In the tiny Australian factory town of Bolton, a trio of friends skips school to surf a monster swell. But the waves have carried to shore a collection of ramshackle boats, each one of which is filled with mysterious blue-skinned creatures. Years later, one of those kids looks back on the day his life, and his town, changed forever.
Thoughtful and complicated where other comics might be flashy and simplistic, Blue is a graphic novel that goes in unexpected directions. Grant’s energetic spot-colored artwork, beautiful and ugly at the same time, brings the town of Bolton and the three misfit friends to life, while the story he tells explores immigration, the hazards of memory, and the beauty and scariness of big waves. Blue really stuck with me after I read it, and I’m pleased that Australian cartoonist Grant has illustrated the second issue of the Slate Book Review.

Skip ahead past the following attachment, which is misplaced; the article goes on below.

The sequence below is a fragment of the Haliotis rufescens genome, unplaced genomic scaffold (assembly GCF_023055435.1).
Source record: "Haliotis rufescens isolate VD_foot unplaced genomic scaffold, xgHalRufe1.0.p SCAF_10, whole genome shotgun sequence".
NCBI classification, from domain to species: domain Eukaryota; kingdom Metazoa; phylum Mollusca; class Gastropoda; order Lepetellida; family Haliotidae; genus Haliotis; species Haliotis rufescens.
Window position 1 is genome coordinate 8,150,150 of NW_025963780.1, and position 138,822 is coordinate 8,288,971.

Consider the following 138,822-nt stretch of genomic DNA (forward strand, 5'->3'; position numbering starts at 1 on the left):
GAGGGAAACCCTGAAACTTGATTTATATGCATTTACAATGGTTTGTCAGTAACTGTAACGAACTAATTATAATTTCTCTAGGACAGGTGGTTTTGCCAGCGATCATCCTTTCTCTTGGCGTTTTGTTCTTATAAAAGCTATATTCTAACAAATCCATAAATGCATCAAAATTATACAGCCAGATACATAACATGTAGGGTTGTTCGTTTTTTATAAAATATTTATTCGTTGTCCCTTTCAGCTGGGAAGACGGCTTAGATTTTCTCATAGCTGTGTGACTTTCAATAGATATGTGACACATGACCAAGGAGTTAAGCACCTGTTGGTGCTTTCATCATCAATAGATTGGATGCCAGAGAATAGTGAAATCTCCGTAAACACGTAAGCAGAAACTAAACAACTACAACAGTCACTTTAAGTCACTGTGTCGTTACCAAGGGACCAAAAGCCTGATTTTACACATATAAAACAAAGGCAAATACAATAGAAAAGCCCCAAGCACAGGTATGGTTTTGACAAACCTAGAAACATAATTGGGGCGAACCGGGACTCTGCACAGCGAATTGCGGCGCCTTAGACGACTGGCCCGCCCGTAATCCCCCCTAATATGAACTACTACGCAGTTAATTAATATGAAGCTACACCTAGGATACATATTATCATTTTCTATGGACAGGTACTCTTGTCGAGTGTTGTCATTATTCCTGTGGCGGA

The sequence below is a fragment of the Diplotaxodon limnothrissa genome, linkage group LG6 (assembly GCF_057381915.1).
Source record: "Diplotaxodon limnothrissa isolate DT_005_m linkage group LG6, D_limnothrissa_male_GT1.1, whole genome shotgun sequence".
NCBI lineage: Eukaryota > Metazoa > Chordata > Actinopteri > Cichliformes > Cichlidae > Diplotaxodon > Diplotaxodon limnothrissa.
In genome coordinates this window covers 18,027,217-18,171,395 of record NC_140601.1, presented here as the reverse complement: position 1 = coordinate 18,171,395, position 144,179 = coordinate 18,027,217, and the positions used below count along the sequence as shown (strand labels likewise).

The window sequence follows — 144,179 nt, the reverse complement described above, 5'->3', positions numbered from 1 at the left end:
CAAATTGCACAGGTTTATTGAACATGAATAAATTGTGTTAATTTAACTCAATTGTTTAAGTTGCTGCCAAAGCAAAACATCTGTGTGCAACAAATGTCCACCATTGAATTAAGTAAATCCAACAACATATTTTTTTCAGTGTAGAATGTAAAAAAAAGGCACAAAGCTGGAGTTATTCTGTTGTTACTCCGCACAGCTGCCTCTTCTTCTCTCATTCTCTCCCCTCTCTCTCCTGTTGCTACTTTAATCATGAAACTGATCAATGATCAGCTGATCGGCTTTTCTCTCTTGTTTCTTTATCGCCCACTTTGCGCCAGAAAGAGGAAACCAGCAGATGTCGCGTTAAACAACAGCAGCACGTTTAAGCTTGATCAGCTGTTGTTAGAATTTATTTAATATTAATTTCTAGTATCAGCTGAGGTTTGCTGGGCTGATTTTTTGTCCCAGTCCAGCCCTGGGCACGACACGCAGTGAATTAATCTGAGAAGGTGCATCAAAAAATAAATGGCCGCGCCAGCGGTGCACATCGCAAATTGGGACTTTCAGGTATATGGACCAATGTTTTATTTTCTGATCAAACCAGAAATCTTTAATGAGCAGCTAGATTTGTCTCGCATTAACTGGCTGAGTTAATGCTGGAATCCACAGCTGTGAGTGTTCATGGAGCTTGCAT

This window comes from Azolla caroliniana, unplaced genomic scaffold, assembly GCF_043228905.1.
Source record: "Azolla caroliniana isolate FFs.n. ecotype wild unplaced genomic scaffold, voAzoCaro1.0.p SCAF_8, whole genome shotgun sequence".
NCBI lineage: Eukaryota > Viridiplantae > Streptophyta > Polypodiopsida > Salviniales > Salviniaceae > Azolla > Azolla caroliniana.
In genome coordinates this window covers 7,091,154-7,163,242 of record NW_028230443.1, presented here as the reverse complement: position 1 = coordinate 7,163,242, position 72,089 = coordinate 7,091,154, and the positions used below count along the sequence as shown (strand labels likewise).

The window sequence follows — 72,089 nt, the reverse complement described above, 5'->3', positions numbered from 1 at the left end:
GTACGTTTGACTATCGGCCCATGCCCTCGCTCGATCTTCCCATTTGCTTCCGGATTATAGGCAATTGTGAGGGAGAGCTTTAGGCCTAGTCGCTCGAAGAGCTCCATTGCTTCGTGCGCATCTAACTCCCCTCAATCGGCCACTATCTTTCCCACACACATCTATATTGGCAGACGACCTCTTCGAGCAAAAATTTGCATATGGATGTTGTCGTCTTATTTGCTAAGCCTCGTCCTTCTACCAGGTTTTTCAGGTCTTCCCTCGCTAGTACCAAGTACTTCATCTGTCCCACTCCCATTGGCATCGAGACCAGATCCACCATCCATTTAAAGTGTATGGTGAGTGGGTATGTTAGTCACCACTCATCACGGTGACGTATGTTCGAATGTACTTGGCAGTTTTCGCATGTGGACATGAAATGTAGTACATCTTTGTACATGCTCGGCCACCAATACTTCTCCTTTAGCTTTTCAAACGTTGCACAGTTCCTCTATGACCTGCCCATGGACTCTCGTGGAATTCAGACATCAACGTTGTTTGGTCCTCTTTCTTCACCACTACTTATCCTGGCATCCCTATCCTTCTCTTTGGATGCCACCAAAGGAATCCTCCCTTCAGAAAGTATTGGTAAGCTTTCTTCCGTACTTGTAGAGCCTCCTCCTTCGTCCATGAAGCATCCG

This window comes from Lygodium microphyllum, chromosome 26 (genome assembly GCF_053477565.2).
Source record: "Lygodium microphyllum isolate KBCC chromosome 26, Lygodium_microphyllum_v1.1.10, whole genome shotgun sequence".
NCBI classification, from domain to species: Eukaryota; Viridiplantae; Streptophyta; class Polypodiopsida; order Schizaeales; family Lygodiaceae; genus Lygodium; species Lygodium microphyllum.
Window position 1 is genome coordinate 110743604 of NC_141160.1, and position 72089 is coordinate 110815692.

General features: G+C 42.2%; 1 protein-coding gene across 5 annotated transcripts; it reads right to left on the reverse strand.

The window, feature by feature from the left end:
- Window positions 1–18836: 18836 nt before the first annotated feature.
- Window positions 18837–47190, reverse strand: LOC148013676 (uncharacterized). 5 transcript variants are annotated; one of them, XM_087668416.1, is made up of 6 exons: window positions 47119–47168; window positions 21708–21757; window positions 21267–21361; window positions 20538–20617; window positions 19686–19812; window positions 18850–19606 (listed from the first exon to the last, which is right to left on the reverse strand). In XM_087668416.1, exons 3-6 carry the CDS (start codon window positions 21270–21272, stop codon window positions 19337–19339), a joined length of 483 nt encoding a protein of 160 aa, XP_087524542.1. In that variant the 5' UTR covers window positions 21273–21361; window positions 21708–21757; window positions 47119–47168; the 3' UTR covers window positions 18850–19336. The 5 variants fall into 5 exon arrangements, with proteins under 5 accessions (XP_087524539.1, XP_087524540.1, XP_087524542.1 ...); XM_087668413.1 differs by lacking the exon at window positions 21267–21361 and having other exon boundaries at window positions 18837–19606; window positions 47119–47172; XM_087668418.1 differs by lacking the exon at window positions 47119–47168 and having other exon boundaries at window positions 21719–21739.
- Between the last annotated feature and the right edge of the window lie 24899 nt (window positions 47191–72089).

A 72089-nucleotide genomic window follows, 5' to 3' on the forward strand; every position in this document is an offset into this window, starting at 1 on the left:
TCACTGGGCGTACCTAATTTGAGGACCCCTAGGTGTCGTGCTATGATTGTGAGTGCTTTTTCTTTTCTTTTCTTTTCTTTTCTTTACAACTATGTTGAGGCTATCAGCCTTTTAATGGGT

See all the pieces in the new Slate Book Review.
TODAY IN SLATE
False rape accusations exist, and they are a serious problem.
Scotland Learns That Breaking Up a Country Is Hard to Do
There’s a Way to Keep Ex-Cons Out of Prison That Pays for Itself. Why Don’t More States Use It?
The Music Industry Is Ignoring Some of the Best Black Women Singing R&B
How Will You Carry Around Your Huge New iPhone? Apple Pants!
Theo’s Joint and Vanessa’s Whiskey
No sitcom did the “Very Special Episode” as well as The Cosby Show.
The Other Huxtable Effect
Thirty years ago, The Cosby Show gave us one of TV’s great feminists.